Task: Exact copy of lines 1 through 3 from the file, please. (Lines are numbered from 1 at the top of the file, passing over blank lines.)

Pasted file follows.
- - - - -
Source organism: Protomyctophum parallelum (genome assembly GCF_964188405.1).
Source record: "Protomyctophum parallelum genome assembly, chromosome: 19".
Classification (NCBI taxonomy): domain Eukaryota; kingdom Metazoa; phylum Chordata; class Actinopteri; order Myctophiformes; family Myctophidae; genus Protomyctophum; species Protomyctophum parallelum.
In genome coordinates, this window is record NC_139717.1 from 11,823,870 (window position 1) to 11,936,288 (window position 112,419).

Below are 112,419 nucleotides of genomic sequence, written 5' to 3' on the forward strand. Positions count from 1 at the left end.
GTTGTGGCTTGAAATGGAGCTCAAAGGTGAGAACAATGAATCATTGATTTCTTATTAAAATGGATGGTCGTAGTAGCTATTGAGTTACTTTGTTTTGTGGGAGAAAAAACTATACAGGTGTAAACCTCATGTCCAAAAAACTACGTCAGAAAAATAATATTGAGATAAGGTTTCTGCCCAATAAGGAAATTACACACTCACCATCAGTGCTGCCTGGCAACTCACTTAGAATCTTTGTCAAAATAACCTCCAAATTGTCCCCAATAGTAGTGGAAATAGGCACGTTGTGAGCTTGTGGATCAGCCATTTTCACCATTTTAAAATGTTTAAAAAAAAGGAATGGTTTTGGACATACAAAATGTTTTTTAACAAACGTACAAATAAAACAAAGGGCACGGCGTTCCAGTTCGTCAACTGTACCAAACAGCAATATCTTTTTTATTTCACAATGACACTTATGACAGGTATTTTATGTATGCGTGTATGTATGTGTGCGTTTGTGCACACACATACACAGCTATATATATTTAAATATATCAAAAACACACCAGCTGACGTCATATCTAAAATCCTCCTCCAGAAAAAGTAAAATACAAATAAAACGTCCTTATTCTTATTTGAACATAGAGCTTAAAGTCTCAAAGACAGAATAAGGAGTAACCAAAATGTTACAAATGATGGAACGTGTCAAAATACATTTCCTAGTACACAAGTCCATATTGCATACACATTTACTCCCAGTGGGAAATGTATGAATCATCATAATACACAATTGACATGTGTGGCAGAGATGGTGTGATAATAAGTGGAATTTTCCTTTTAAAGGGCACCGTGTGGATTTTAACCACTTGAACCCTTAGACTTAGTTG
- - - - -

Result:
Source organism: Protomyctophum parallelum (genome assembly GCF_964188405.1).
Source record: "Protomyctophum parallelum genome assembly, chromosome: 19".
Classification (NCBI taxonomy): domain Eukaryota; kingdom Metazoa; phylum Chordata; class Actinopteri; order Myctophiformes; family Myctophidae; genus Protomyctophum; species Protomyctophum parallelum.